Just to get you started there are several databases online you can search through to find a volunteer opportunity in your community:
I hope that you all will help me to help our president bring change to the White House. Also, care to share some of your goals you plan on accomplishing this year?
“We must be the change we wish to see in the world.” — Mahatma Gandhi
This blog is not dead, nor have I died, but life sure has been crazy since I left Buenos Aires. Today marks exactly one month that I have been back in the States and while I’m enjoying being back and living a full life, my heart aches to be back in South America or just traveling around every day. It’s an exhausting life but the also most fulfilling I’ve found.
I intended to make a post before the new year between being homeless in Atlanta for two days, moving into my apartment on the 1st, and school starting back up on the 5th, seeing everyone, and falling back into the folds of life in America I haven’t had very much free time. I have lots to tell you all about, including several posts about my final adventures in Argentina, as well as ones from Uruguay that never got put up. I thought for a while about what kind of content I would put on here once I was back living in the States because I don’t want to resort to rambling about my daily life, however amusing or uninteresting it may be at times. I did make a promise to myself before I left Argentina, though, that I would figure out whatever it was that made life so exciting for me there and incorporate it into my life here. That answer meant living more like a tourist: visiting museums, checking out special attractions, visiting theatres and cool restaurants, and the list just goes on. But the more I thought about it the more I realized that living like a tourist just means more of simply living. That could also be reversed to living simply. I intend to do both.
Since that New Year’s post never gotten written I figure I’ll give a basic outline of my “resolutions,” which are really just goals which I can measure based on the calendar year. I vowed to visit more cultural sights in Atlanta and do things that people visit Atlanta to do. Here is my list for the year and I will add it to the sidebar shortly so you all can keep track of my progress over the year:
– check out the Fernbank Museum
– visit the High
– learn to play guitar
– take a cooking class
– run a half-marathon
– go to the Bremen Jewish Museum
– see the Cyclorama
– ride Marta buses
– visit one place in the U.S. I have never been
– get an international driver’s license (with motorcycle class)
– read one book for pleasure every month
– volunteer at least once a month
Also, in order to keep things interesting on the travel front, I have one major trip in the works for this summer out of the country, several smaller trips I plan to take over the course of the year hiking, camping, and backpacking, as well as plans to visit New Orleans again along with one other U.S. city I have never been. Here’s an added catch: I decided it would be fun to incorporate Greyhound and Amtrak into my upcoming adventures, so I’m sure I’ll have stories to tell.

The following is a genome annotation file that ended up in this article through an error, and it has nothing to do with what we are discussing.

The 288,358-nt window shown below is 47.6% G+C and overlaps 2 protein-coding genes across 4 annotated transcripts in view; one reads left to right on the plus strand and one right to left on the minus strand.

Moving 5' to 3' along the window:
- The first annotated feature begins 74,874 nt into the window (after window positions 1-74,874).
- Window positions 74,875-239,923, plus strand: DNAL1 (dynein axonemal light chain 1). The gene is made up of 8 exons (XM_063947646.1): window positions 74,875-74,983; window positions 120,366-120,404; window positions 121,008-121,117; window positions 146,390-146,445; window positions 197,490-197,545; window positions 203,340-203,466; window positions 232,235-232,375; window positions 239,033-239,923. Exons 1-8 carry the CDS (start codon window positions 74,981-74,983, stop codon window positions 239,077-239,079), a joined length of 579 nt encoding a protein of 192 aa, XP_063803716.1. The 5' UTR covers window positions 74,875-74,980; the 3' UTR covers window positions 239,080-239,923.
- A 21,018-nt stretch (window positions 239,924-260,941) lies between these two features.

With that, I need to get some reading done before class, but know that I have many exciting posts coming soon!
Over the course of my study abroad many friends and family members have asked if I am homesick. It was difficult for me to come up with an answer to this question initially and now I think I’ve finally figured it out. As with many things in life there is no simple black and white answer. Have I been homesick? Well, what is a home anyway? Webster defines it as the place where one lives permanently. What if you’re like me? You consider yourself a nomad, or someone who is constantly moving from place to place. Well, Webster offers another option: a place where something flourishes, is most typically found, or from which it originates. Except I run into yet another dilemma: all three of those places are different. I originate from Birmingham, Alabama, for the past two years in the States the place I could most typically be found was Atlanta, Georgia, but that place is now Buenos Aires, Argentina, and the place where I flourish? I believe that I flourish in many places, if not everywhere I am. Of course I miss my family and my friends, certain routines or habits, and favorite restaurants, but do I miss the United States?
Over the many long bus rides or trips to cross borders people inevitably have their passports in hand at some time or another and it seems to be the norm that everyone wants to trade passports to see what other countries’ passports look like. After receiving mine back I spent a few moments in quiet reflection flipping through the pages and the answer finally occurred to me: I believe that I miss a United States of America that no longer exists. Or if it does exist, it exists for few and is no longer true of the entire country. For those of you who have never had the pleasure of seeing a U.S. passport, know that of all the passports I’ve flipped through, ours is the most elaborate, the most artistic, and the most inspiring. Within the pages there are background photos of the Liberty Bell, the Declaration of Independence, the Mayflower (or some other initial colonizing ship), a bald eagle, buffalo grazing on grass in front of snow-capped mountains, a steamboat cruising down a river, a farmer clad in blue jean overalls plowing the ground using a hand-held wooden plow pulled by oxen with wheat in the foreground and a homestead in the background, wild West cowboys herding cattle on horseback with mountains in the background, a coal-burning, black-iron train, a black bear with a fish dangling from its mouth, an Indian totem pole, among others.